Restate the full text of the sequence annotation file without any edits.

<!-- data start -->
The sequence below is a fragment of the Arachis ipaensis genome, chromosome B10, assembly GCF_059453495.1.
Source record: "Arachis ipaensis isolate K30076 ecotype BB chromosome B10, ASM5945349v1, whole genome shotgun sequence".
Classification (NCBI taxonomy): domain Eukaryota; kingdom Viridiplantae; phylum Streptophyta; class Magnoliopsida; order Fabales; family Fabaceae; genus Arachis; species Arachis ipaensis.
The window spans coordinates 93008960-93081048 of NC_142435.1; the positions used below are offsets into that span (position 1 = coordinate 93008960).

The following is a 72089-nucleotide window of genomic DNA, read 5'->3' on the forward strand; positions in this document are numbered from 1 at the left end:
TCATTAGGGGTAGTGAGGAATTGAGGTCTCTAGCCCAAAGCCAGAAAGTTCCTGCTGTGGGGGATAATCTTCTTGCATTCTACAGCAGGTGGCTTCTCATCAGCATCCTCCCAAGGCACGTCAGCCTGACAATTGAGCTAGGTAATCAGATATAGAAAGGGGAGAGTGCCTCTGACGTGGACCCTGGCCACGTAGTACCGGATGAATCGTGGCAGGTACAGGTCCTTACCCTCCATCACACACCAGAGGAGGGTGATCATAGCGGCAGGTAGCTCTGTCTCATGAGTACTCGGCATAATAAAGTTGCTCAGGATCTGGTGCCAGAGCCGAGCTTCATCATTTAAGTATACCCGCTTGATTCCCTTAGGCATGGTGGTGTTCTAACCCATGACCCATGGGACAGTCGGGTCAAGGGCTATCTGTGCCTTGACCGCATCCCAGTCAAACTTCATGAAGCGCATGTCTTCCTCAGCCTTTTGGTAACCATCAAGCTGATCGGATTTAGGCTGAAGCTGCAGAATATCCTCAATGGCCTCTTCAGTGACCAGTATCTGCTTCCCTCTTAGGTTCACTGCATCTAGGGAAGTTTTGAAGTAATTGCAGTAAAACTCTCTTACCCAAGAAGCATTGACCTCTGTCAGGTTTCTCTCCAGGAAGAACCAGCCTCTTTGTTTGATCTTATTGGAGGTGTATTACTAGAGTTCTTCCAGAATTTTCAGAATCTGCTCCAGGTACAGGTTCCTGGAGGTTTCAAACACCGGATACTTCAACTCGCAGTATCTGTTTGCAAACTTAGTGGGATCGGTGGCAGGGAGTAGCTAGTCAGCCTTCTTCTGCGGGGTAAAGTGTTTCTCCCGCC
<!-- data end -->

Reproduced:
The sequence below is a fragment of the Arachis ipaensis genome, chromosome B10, assembly GCF_059453495.1.
Source record: "Arachis ipaensis isolate K30076 ecotype BB chromosome B10, ASM5945349v1, whole genome shotgun sequence".
Classification (NCBI taxonomy): domain Eukaryota; kingdom Viridiplantae; phylum Streptophyta; class Magnoliopsida; order Fabales; family Fabaceae; genus Arachis; species Arachis ipaensis.
The window spans coordinates 93008960-93081048 of NC_142435.1; the positions used below are offsets into that span (position 1 = coordinate 93008960).

The following is a 72089-nucleotide window of genomic DNA, read 5'->3' on the forward strand; positions in this document are numbered from 1 at the left end:
TCATTAGGGGTAGTGAGGAATTGAGGTCTCTAGCCCAAAGCCAGAAAGTTCCTGCTGTGGGGGATAATCTTCTTGCATTCTACAGCAGGTGGCTTCTCATCAGCATCCTCCCAAGGCACGTCAGCCTGACAATTGAGCTAGGTAATCAGATATAGAAAGGGGAGAGTGCCTCTGACGTGGACCCTGGCCACGTAGTACCGGATGAATCGTGGCAGGTACAGGTCCTTACCCTCCATCACACACCAGAGGAGGGTGATCATAGCGGCAGGTAGCTCTGTCTCATGAGTACTCGGCATAATAAAGTTGCTCAGGATCTGGTGCCAGAGCCGAGCTTCATCATTTAAGTATACCCGCTTGATTCCCTTAGGCATGGTGGTGTTCTAACCCATGACCCATGGGACAGTCGGGTCAAGGGCTATCTGTGCCTTGACCGCATCCCAGTCAAACTTCATGAAGCGCATGTCTTCCTCAGCCTTTTGGTAACCATCAAGCTGATCGGATTTAGGCTGAAGCTGCAGAATATCCTCAATGGCCTCTTCAGTGACCAGTATCTGCTTCCCTCTTAGGTTCACTGCATCTAGGGAAGTTTTGAAGTAATTGCAGTAAAACTCTCTTACCCAAGAAGCATTGACCTCTGTCAGGTTTCTCTCCAGGAAGAACCAGCCTCTTTGTTTGATCTTATTGGAGGTGTATTACTAGAGTTCTTCCAGAATTTTCAGAATCTGCTCCAGGTACAGGTTCCTGGAGGTTTCAAACACCGGATACTTCAACTCGCAGTATCTGTTTGCAAACTTAGTGGGATCGGTGGCAGGGAGTAGCTAGTCAGCCTTCTTCTGCGGGGTAAAGTGTTTCTCCCGCC